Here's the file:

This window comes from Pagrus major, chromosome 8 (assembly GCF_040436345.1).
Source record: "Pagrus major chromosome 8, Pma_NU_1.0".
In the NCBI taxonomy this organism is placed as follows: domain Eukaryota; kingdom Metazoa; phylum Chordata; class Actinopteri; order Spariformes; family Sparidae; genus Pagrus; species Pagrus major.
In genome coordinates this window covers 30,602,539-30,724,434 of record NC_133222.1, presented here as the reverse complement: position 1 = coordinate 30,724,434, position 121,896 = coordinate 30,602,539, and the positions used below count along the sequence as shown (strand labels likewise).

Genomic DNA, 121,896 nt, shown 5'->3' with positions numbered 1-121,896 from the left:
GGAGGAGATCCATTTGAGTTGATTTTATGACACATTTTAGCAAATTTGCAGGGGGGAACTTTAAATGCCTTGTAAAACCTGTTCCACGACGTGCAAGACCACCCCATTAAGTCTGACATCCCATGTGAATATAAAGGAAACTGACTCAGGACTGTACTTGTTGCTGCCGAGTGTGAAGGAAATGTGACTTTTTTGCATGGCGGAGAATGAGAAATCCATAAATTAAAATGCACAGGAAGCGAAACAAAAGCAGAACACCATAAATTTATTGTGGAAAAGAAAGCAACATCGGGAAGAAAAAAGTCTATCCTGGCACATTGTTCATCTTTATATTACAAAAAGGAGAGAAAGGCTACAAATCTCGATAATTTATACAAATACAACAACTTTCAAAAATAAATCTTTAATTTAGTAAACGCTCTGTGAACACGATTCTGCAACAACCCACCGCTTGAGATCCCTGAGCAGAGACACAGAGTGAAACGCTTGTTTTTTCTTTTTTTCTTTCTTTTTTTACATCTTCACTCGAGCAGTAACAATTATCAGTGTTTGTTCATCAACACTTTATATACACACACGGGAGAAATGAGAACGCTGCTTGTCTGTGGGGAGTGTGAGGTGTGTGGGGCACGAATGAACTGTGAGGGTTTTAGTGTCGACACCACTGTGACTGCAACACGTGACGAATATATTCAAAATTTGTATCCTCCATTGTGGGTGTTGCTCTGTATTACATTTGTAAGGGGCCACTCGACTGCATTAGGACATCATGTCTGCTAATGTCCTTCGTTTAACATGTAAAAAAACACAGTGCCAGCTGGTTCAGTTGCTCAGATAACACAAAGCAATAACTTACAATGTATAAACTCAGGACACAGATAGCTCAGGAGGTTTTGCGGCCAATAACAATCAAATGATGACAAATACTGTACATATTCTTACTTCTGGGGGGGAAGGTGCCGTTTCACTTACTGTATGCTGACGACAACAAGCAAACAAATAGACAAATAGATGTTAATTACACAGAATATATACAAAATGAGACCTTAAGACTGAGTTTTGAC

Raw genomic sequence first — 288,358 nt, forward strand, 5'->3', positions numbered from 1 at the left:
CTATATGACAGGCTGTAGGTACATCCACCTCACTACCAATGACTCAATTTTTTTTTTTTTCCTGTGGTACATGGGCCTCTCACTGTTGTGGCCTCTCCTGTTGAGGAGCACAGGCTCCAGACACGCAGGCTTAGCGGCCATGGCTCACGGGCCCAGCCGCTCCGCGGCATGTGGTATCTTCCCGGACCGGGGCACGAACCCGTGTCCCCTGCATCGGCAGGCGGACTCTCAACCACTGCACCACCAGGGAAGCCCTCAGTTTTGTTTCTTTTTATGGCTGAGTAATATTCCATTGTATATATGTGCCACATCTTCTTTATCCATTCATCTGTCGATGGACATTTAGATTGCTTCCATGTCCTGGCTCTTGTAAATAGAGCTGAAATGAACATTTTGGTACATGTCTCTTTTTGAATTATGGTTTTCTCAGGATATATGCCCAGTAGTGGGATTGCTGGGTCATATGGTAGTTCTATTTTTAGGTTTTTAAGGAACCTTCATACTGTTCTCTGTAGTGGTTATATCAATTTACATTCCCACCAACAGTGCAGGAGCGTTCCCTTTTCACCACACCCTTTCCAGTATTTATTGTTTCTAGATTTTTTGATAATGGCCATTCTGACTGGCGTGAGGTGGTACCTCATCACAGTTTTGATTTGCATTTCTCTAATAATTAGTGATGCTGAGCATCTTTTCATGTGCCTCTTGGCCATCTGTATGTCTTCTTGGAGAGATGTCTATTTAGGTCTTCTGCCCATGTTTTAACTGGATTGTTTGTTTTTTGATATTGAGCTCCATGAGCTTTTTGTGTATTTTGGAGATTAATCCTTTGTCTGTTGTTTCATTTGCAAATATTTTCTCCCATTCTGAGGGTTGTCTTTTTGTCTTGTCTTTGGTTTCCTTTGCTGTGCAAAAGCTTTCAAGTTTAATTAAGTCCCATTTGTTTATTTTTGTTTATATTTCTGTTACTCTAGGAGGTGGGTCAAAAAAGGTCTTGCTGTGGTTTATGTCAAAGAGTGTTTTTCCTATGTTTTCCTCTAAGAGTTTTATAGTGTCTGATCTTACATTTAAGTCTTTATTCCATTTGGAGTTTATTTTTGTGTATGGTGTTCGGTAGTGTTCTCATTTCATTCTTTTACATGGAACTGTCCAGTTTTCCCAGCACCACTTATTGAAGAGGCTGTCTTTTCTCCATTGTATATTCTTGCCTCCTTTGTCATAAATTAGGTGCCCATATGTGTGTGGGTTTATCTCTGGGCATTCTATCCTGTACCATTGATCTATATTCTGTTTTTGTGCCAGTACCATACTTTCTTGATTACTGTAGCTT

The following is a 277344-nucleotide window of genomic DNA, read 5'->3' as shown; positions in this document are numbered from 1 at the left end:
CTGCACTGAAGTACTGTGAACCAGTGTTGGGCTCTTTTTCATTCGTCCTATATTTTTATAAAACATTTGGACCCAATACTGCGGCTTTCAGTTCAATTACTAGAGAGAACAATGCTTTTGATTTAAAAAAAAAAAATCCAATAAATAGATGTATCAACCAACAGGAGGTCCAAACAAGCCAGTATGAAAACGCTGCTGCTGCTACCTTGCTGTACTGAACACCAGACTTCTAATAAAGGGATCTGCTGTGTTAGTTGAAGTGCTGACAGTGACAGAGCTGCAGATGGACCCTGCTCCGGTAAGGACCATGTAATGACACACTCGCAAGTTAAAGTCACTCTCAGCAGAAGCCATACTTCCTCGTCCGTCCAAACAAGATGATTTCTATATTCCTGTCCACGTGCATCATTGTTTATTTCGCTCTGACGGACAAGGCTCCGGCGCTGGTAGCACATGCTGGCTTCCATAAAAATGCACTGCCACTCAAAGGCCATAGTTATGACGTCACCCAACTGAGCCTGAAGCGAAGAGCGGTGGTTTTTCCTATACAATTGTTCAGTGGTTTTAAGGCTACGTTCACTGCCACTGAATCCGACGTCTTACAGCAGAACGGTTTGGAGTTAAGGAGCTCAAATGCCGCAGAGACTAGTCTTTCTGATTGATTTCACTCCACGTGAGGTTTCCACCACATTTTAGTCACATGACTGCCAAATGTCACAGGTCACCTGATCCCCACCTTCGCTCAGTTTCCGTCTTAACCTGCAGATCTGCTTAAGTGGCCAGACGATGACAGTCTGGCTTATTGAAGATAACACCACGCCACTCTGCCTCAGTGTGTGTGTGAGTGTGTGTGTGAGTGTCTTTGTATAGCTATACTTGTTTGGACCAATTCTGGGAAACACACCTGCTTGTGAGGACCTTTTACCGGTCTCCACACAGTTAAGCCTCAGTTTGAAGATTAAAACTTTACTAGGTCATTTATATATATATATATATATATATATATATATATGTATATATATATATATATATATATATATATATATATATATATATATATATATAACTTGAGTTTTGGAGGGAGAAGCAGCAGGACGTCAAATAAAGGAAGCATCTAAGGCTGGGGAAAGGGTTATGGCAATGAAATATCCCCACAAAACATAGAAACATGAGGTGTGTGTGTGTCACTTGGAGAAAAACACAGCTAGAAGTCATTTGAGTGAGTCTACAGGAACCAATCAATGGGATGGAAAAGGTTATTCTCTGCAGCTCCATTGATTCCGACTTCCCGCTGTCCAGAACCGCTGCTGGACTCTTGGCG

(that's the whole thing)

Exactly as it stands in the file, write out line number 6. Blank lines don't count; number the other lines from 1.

GGAGGAGATCCATTTGAGTTGATTTTATGACACATTTTAGCAAATTTGCAGGGGGGAACTTTAAATGCCTTGTAAAACCTGTTCCACGACGTGCAAGACCACCCCATTAAGTCTGACATCCCATGTGAATATAAAGGAAACTGACTCAGGACTGTACTTGTTGCTGCCGAGTGTGAAGGAAATGTGACTTTTTTGCATGGCGGAGAATGAGAAATCCATAAATTAAAATGCACAGGAAGCGAAACAAAAGCAGAACACCATAAATTTATTGTGGAAAAGAAAGCAACATCGGGAAGAAAAAAGTCTATCCTGGCACATTGTTCATCTTTATATTACAAAAAGGAGAGAAAGGCTACAAATCTCGATAATTTATACAAATACAACAACTTTCAAAAATAAATCTTTAATTTAGTAAACGCTCTGTGAACACGATTCTGCAACAACCCACCGCTTGAGATCCCTGAGCAGAGACACAGAGTGAAACGCTTGTTTTTTCTTTTTTTCTTTCTTTTTTTACATCTTCACTCGAGCAGTAACAATTATCAGTGTTTGTTCATCAACACTTTATATACACACACGGGAGAAATGAGAACGCTGCTTGTCTGTGGGGAGTGTGAGGTGTGTGGGGCACGAATGAACTGTGAGGGTTTTAGTGTCGACACCACTGTGACTGCAACACGTGACGAATATATTCAAAATTTGTATCCTCCATTGTGGGTGTTGCTCTGTATTACATTTGTAAGGGGCCACTCGACTGCATTAGGACATCATGTCTGCTAATGTCCTTCGTTTAACATGTAAAAAAACACAGTGCCAGCTGGTTCAGTTGCTCAGATAACACAAAGCAATAACTTACAATGTATAAACTCAGGACACAGATAGCTCAGGAGGTTTTGCGGCCAATAACAATCAAATGATGACAAATACTGTACATATTCTTACTTCTGGGGGGGAAGGTGCCGTTTCACTTACTGTATGCTGACGACAACAAGCAAACAAATAGACAAATAGATGTTAATTACACAGAATATATACAAAATGAGACCTTAAGACTGAGTTTTGAC